1. Biological Safety Cabinets:

According to the NAPRA standards, biological safety cabinets (BSCs) are required for the preparation of hazardous materials. The standards indicate that Class II or III BSCs are required, without specifically suggesting Class II Type B2. In December 2013, Cancer Care Ontario and the Program in Evidence-Based Care (PEBC) published guidelines on safe handling that recommend use of Class II Type B2 BSCs. The Ministry of Labour is also recommending the use of a Class II Type B2 BSC. However, they have not mandated immediate adoption but rather when major renovations are planned.

Data from April 2014 showed that 51% of facilities that provide systemic treatment did not use a Class II Type B2 BSC. To convert the remaining 49% of facilities will incur significant capital expenditures where physically possible. Some pharmacy departments will need to be physically relocated to an area where external venting to the exterior is possible.

Cancer Care Ontario suggests that provincially there be one recommendation of BSC to be used when compounding sterile hazardous drugs. We further recommend the use of a Class II type B2. Additionally, we recommend that the expectations align with the Ministry of Labour in that a plan should be in place to implement a Class II type B2 BSC when major renovations are planned.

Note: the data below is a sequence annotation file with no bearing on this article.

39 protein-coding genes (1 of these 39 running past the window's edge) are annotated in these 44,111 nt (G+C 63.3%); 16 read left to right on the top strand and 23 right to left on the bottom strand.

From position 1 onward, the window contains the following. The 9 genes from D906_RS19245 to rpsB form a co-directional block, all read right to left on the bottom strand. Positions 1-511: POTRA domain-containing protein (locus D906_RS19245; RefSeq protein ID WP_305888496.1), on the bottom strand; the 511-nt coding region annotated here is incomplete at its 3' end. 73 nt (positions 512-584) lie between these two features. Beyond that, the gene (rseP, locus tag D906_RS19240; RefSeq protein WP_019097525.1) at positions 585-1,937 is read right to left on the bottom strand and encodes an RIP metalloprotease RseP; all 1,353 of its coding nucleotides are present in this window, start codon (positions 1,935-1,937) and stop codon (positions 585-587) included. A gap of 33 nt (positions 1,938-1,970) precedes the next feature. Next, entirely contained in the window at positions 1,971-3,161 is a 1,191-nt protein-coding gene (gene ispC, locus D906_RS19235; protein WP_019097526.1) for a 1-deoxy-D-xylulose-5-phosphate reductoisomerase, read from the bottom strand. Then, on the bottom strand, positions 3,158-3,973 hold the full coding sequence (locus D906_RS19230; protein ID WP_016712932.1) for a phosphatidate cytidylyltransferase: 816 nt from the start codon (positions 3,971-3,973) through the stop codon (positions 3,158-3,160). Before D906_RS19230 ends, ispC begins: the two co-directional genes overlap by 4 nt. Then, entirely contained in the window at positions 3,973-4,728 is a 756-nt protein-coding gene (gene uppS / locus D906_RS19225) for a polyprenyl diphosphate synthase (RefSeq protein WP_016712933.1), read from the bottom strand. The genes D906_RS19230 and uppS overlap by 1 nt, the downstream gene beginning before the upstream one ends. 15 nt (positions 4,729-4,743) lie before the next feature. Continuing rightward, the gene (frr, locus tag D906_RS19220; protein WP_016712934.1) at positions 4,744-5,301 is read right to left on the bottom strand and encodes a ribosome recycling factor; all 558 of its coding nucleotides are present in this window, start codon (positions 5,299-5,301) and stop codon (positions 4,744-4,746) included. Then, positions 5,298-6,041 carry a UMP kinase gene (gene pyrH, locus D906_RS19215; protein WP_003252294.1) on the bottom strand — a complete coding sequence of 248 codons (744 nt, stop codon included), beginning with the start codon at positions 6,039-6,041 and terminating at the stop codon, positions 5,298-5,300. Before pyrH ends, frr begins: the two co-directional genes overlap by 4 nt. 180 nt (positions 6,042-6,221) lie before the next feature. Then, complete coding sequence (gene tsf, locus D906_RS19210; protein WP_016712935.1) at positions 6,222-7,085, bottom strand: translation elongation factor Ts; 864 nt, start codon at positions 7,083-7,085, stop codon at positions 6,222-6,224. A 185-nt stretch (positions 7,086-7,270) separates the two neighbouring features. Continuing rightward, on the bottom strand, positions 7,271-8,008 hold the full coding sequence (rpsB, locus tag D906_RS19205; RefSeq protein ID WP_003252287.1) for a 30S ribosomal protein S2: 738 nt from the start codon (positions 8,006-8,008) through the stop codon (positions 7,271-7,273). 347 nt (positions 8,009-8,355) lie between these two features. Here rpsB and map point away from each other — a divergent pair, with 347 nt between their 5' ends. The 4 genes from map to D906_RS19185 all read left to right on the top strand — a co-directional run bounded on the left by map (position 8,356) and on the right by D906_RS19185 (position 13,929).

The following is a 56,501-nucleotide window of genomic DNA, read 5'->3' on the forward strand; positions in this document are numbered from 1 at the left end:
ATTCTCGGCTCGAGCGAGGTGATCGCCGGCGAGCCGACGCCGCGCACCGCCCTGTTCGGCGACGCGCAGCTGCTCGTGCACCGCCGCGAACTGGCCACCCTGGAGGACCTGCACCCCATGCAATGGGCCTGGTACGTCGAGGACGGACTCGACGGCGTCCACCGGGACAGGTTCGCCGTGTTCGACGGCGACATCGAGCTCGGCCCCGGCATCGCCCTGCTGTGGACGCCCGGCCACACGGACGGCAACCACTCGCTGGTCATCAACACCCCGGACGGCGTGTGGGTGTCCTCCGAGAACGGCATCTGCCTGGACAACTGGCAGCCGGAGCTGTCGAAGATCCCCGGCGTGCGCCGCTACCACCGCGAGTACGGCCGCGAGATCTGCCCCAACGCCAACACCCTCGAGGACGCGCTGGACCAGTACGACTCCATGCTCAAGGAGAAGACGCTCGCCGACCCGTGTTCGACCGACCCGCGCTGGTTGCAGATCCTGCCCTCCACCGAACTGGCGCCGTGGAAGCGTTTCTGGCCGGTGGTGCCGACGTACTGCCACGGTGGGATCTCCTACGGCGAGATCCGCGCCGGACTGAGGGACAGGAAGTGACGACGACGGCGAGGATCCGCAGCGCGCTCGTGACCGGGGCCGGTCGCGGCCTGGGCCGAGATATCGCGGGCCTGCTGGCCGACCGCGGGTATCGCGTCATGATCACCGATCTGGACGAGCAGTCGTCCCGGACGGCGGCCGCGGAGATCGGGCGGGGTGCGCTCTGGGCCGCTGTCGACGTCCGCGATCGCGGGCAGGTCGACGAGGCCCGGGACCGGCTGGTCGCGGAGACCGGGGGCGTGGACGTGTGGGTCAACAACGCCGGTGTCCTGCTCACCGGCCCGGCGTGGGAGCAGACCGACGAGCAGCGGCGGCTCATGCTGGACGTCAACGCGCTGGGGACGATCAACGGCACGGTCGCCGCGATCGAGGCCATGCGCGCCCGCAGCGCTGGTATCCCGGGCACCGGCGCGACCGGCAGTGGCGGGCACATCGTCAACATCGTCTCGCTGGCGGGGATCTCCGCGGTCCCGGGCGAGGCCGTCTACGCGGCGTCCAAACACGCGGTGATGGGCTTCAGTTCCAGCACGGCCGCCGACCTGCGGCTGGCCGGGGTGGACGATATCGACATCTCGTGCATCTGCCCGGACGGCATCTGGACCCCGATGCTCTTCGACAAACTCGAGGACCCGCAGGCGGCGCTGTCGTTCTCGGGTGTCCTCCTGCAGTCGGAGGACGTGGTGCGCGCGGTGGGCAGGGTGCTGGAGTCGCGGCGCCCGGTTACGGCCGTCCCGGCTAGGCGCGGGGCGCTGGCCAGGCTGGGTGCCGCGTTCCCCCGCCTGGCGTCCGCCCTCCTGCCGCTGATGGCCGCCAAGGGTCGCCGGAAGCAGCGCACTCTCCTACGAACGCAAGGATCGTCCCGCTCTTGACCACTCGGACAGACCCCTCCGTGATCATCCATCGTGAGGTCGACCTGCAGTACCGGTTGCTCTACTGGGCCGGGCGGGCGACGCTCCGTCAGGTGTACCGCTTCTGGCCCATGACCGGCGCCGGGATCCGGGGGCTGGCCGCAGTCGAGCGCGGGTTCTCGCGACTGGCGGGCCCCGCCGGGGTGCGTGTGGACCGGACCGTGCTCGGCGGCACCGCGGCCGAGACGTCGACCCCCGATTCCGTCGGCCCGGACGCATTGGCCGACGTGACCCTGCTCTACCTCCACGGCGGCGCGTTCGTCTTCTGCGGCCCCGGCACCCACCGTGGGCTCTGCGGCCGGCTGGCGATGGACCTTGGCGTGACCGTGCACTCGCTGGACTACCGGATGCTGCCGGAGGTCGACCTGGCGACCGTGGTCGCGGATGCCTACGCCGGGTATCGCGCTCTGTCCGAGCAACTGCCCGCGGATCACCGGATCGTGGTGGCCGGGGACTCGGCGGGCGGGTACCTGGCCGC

1. Storage:

The NAPRA standards recommend that hazardous products should be stored in a negative pressure room that is properly ventilated to the exterior. This room has to be separate from the unpacking area. Proper ventilation is required to prevent contamination from hazardous drugs that may be volatile at room temperature. Currently, the NAPRA standards permit facilities to construct a separate storage room for hazardous products or to store hazardous products in clean rooms that are under negative pressure.

Informal data from 2012 suggest that only 1 to 2 facilities have separate negative pressure storage rooms that meet NAPRA standards. In order to meet NAPRA standards, significant capital resource and a possible physical relocation of the pharmacy department may be required. Although storage of hazardous drugs may be in the clean room under negative pressure, this may not be possible for centres with a small clean room or large volumes of inventory that cannot fit into the clean room. Cancer Care Ontario recommends that full adoption of this standard be phased in with major renovation plans.


We appreciate the opportunity to provide feedback to the two-year time frame for full implementation of the NAPRA standards. We recognize that while many standards may be implemented within this time frame, there are individual standards that will require thoughtful consideration of the financial impact and physical constraints on each facility in order to balance safety with access to care closer to home. As part of this work, we believe that other stakeholders will need to be engaged to find this balance. These stakeholders may include infection control, Ministry of Health, Ministry of Labour, Ontario Hospital Association (OHA) and the Canadian Association of Provincial Cancer Agencies (CAPCA) as well as other relevant stakeholders in community pharmacy impacted by this work.